New management tools on EMBA student's wish list

PUBLISHED : Monday, 19 January, 2009, 12:00am
UPDATED : Monday, 19 January, 2009, 12:00am

Paolo Pineda comes from a family of MBA graduates. His father and uncles have all acquired the postgraduate qualification so, for the 37 year old, it was never a question of whether he should do one or not, but rather when.

Fifteen years of work experience later, Mr Pineda, head of business development at multimedia conglomerate ABS-CBN Broadcasting Corporation in the Philippines, is finally fulfilling his long-time goal. 'Personally and professionally, now is the perfect time for me to do the EMBA. It also coincides well with my company's objectives as we are looking to expand our market in the next 10 to 15 years.'

ABS-CBN Broadcasting Corporation, a media company that has traditionally provided entertainment to Filipinos worldwide via the internet, television and mobile devices, plans to gradually reach out to other audience segments with efforts beginning first in Asia.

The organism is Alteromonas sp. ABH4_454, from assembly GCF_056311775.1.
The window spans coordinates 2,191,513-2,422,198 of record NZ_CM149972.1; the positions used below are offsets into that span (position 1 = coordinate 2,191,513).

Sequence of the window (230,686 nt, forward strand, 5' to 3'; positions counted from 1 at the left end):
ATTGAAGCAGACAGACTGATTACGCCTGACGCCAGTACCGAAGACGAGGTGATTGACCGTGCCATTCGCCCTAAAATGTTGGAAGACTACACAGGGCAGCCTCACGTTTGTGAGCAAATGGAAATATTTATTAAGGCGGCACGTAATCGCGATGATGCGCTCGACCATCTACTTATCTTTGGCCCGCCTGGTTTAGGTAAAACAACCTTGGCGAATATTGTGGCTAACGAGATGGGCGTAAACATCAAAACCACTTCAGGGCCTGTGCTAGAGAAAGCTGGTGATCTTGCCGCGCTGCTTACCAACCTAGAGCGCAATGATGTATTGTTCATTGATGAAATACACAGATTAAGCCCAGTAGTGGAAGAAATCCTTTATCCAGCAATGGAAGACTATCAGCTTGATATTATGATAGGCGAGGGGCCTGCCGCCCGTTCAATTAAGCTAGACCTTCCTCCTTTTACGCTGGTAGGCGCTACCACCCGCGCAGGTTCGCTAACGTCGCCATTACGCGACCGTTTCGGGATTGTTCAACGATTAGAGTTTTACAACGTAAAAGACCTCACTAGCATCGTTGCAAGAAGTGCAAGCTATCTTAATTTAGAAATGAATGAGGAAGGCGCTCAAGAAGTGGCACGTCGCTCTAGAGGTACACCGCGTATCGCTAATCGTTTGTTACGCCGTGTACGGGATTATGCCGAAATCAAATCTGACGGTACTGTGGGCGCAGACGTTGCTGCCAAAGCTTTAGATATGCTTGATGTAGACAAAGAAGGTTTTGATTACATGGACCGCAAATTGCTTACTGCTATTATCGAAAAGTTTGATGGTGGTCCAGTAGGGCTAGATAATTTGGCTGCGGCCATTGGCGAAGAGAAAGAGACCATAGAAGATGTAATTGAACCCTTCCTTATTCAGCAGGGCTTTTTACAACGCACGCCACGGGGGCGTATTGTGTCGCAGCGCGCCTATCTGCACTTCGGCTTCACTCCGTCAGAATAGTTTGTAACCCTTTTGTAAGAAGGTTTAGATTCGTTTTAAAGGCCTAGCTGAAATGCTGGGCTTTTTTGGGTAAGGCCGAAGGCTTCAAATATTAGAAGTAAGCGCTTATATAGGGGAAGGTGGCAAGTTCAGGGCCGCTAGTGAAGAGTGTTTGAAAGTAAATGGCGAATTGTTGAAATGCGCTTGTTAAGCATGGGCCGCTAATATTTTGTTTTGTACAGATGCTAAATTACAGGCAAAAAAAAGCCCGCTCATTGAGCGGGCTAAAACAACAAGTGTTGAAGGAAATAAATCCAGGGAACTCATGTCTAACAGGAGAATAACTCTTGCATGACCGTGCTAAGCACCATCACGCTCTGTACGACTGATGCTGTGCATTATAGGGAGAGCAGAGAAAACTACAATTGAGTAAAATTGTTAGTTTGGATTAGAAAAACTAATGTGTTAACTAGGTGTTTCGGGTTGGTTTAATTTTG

'Given the industry's competitiveness, I am expecting to pick up some new management tools and business models from the programme for better decision making. I am, of course, also looking forward to meeting people from all parts of the world and learning from them about how they might deal with problems, decisions and challenges,' he said.

What attracted Mr Pineda to the course most was the way it was set up. Its structure and location made it a manageable choice for him as it minimised long periods away from both his work and family. 'Work-life balance will probably be the biggest challenge, though my organisation has been extremely supportive. In fact, they will be removing some of my functions, and are preparing someone under me to take on these responsibilities so I have more time to focus on the course,' he said.

The benefits of pursuing the EMBA during an economic downturn were not lost on him either. 'We are witnessing one of the most historically significant downturns since the Great Depression of the 1930s, so it will be a good time to be in the classroom, analysing what's going on and discussing how to plan for the next 10 years,' he said.